With MobiLoud, you don’t have to do any coding. We do all the work.

Your app will have native interface elements combined with web-based components. You get support for key mobile features, including push notifications, a mobile-friendly UI, and a dedicated app icon.

This also ensures your branding, workflows, backends, catalogs, and anything else you have created for your website will work with your mobile app, too. 

We have built apps for lots of companies, including fashion retailers, magazines, and music festivals

Our pricing plans are simple and easy to understand. With options to suit businesses both large and small, no matter what type of app you would like to build, we have a solution for you.


  • No coding is needed from you
  • Takes your existing website and turns it into an app
  • Easy-to-understand pricing


  • May not be able to use native device features
  • You need to have a website already created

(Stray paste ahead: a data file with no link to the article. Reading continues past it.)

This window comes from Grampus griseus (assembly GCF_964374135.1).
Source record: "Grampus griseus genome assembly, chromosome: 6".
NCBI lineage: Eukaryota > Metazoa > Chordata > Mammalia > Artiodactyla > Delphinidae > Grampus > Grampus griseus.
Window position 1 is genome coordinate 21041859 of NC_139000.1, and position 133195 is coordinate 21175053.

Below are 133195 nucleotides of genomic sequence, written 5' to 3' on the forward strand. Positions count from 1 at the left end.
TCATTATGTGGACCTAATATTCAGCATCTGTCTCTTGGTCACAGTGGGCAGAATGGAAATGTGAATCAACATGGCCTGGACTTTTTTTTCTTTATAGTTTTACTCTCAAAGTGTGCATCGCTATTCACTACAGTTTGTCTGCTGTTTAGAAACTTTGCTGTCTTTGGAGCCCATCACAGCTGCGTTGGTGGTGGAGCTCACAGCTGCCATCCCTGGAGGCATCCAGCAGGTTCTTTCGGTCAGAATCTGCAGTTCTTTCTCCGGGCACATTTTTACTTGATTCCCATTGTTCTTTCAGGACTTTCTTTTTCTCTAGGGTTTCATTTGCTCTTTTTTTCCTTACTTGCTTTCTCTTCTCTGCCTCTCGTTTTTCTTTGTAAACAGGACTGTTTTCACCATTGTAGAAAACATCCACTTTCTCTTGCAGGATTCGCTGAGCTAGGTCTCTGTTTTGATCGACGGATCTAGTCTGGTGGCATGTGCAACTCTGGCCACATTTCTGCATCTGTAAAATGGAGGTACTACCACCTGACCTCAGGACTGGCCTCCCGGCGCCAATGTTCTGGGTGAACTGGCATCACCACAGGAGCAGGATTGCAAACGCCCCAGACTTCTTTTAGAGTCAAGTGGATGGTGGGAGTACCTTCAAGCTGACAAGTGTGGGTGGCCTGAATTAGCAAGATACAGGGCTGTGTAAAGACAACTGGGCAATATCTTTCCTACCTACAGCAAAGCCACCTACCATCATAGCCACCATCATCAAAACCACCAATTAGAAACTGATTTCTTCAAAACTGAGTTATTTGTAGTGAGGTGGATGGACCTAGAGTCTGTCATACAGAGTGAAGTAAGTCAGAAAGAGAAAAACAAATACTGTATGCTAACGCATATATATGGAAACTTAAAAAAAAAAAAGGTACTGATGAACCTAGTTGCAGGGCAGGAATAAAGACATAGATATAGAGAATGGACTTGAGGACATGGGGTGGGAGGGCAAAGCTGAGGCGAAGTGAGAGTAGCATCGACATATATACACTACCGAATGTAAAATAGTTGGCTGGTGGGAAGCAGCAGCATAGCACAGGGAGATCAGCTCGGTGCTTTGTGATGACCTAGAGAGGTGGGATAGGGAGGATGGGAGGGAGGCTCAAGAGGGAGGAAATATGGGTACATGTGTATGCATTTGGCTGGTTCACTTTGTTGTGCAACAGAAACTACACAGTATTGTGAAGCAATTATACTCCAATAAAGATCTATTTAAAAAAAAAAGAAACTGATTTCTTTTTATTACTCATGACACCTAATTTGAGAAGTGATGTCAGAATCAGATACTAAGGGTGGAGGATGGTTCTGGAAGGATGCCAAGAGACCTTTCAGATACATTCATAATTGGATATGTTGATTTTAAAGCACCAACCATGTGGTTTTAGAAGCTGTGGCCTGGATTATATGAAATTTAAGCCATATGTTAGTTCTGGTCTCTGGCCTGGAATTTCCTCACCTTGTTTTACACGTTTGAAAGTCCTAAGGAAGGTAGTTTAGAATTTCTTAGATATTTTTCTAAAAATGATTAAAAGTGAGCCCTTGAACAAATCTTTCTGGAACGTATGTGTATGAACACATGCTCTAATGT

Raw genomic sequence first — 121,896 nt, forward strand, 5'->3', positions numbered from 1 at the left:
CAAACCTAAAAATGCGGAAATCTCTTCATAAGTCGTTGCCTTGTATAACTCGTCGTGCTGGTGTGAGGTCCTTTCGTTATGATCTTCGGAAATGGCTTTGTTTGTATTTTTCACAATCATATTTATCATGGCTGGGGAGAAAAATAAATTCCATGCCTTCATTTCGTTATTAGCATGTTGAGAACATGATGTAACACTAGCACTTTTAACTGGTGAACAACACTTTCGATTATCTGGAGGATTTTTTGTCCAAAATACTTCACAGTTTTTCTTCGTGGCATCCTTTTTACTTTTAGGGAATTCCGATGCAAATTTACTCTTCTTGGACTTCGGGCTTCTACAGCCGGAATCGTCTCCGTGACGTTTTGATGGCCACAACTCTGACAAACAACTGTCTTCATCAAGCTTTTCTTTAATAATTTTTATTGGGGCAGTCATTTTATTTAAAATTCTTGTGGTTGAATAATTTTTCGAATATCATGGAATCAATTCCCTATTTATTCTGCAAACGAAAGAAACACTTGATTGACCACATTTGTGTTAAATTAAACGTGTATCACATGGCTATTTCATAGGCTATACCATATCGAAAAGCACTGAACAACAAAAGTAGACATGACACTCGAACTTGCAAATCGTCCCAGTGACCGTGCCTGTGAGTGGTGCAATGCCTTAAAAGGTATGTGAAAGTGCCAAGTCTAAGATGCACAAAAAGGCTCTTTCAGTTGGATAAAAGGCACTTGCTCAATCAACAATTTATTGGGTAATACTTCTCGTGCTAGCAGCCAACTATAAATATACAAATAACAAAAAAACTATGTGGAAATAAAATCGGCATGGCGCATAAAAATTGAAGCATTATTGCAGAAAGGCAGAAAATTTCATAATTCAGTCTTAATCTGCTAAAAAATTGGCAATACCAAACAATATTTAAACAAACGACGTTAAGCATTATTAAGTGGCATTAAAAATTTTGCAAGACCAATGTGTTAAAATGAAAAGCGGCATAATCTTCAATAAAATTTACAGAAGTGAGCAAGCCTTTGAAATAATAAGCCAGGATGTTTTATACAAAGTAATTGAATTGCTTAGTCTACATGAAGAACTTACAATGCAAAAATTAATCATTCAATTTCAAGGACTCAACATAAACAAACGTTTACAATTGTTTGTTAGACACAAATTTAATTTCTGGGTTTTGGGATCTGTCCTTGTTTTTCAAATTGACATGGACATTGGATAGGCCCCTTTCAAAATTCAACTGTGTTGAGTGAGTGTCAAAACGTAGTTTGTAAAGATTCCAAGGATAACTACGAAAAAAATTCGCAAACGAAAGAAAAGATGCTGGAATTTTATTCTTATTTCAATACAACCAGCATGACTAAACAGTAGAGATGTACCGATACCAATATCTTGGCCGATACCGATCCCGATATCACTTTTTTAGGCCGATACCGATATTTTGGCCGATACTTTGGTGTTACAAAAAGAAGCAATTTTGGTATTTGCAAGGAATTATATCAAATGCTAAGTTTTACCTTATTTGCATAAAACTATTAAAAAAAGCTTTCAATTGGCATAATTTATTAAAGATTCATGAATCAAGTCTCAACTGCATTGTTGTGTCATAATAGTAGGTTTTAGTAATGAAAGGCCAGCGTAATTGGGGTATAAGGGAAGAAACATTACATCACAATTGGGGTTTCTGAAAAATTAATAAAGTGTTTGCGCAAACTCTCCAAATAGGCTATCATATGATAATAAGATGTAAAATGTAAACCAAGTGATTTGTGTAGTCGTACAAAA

2. Flutter

Screenshot of Flutter website reading "Build for any screen" abovea collection of example apps.
Flutter is from Google and uses the Dart programming language, which is not used much elsewhere.

Flutter is from Google, and it lets you build hybrid apps using the Dart programming language. The hybrid app you build can work on devices with ARM or Intel processors, which means iPhones, Android devices, Windows, Linux, and macOS. Some apps built with Flutter include the Alibaba app, Google Pay, Kijiji, and more. 

One of the highlights of Flutter is the ability to customize the UI of your app. If you want your app to have a specific look and feel that aligns with your brand, you can do that. Plus, that interface will be consistent across devices and screen sizes. And if you do not have many design resources, there are ready-made components for you to use.

You can also harness hardware acceleration, which can help speed up the performance of your hybrid app. The apps you build can also be more complex than some of the other frameworks on this list allow. If you need special features, that’s handy to have.


  • Apps have good performance
  • Customizable UI abilities with ready-made components
  • Dart is relatively easy to use


  • Likely cannot reuse your existing website and code
  • Apps may be on the larger side

3. React Native

Screenshot of React Native website reading "React Native. Learn once, write anywhere."
React Native lets you build hybrid apps using JavaScript, which is widely used in the web development world.